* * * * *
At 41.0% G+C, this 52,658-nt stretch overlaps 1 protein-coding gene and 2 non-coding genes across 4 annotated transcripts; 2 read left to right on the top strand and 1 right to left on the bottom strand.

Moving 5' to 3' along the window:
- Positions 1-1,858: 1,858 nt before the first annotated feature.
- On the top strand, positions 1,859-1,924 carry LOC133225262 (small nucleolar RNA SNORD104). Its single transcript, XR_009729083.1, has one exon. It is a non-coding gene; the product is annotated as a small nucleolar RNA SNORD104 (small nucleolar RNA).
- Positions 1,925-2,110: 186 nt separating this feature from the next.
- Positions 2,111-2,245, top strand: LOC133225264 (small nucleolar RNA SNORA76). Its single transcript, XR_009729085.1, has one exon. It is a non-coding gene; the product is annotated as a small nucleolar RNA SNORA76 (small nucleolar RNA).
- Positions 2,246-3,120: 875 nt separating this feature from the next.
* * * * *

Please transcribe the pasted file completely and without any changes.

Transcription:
At 41.0% G+C, this 52,658-nt stretch overlaps 1 protein-coding gene and 2 non-coding genes across 4 annotated transcripts; 2 read left to right on the top strand and 1 right to left on the bottom strand.

Moving 5' to 3' along the window:
- Positions 1-1,858: 1,858 nt before the first annotated feature.
- On the top strand, positions 1,859-1,924 carry LOC133225262 (small nucleolar RNA SNORD104). Its single transcript, XR_009729083.1, has one exon. It is a non-coding gene; the product is annotated as a small nucleolar RNA SNORD104 (small nucleolar RNA).
- Positions 1,925-2,110: 186 nt separating this feature from the next.
- Positions 2,111-2,245, top strand: LOC133225264 (small nucleolar RNA SNORA76). Its single transcript, XR_009729085.1, has one exon. It is a non-coding gene; the product is annotated as a small nucleolar RNA SNORA76 (small nucleolar RNA).
- Positions 2,246-3,120: 875 nt separating this feature from the next.